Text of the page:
Food preferences of juvenile corallivorous crown-of-thorns (Acanthaster planci) sea stars

Johansson, Charlotte L, Francis, David and Uthicke, Sven 2016, Food preferences of juvenile corallivorous crown-of-thorns (Acanthaster planci) sea stars, Marine Biology: international journal on life in oceans and coastal waters, vol. 163, no. 3, pp. 1-7, doi: 10.1007/s00227-016-2823-0.

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Title Food preferences of juvenile corallivorous crown-of-thorns (Acanthaster planci) sea stars
Author(s) Johansson, Charlotte L
Francis, DavidORCID iD for Francis, David
Uthicke, Sven
Journal name Marine Biology: international journal on life in oceans and coastal waters
Volume number 163
Issue number 3
Start page 1
End page 7
Total pages 7
Publisher Springer
Place of publication Berlin, Germany
Publication date 2016-03-01
ISSN 1432-1793
Summary Population outbreaks of adult Acanthaster planci cause significant reductions in coral cover and reduce the resilience of coral reefs, but little is known about the behaviour and food preference of juvenile A. planci. In 2014, food preferences and feeding rates of recently settled (<1 year) juvenile A. planci were tested and determined at the National Sea Simulator facilities of the Australian Institute of Marine Science. Juveniles were offered eight species of coral (Acropora formosa, A. millepora, A. tenuis, Pavona cactus, Echinopora lamellosa, Pocillopora damicornis, Stylophora pistillata and Porites lutea), known to be either consumed or avoided by adult sea stars, in a multiple-choice and a no-choice experiment. In the multiple-choice experiment, a preference for A. tenuis was detected, while S. pistillata, E. lamellosa and P. lutea were avoided. The no-choice experiment showed that the avoidance of these species was not influenced by the presence of other coral species, the exception being E. lamellosa, which was only consumed when no other choice was offered. Interestingly, all juveniles consuming E. lamellosa died post-predation. The study suggests that as A. planci matures it feeds on a wider range of species, even those which would have been lethal to them if consumed as a juvenile.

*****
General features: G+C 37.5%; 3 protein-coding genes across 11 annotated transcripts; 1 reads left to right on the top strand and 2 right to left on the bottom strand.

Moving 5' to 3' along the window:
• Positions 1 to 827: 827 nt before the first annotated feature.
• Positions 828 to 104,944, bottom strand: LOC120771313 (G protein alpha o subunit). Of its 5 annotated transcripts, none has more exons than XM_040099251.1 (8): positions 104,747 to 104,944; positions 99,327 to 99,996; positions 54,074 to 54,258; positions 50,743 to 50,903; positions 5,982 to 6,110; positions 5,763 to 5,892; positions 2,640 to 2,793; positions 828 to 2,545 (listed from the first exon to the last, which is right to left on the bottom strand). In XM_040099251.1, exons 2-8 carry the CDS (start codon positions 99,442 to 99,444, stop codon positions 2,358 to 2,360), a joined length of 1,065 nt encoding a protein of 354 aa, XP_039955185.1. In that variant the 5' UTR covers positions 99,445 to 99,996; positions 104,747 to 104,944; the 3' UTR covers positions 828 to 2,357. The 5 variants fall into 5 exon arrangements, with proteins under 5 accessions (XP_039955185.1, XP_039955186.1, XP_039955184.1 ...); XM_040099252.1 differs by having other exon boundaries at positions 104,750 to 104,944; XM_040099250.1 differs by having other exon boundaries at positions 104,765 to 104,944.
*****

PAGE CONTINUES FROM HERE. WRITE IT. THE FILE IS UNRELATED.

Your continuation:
Language eng
DOI 10.1007/s00227-016-2823-0
Field of Research 050103 Invasive Species Ecology
050102 Ecosystem Function
060205 Marine and Estuarine Ecology (incl Marine Ichthyology)
Socio Economic Objective 970105 Expanding Knowledge in the Environmental Sciences
HERDC Research category C1 Refereed article in a scholarly journal
ERA Research output type C Journal article
Copyright notice ©2016, Springer
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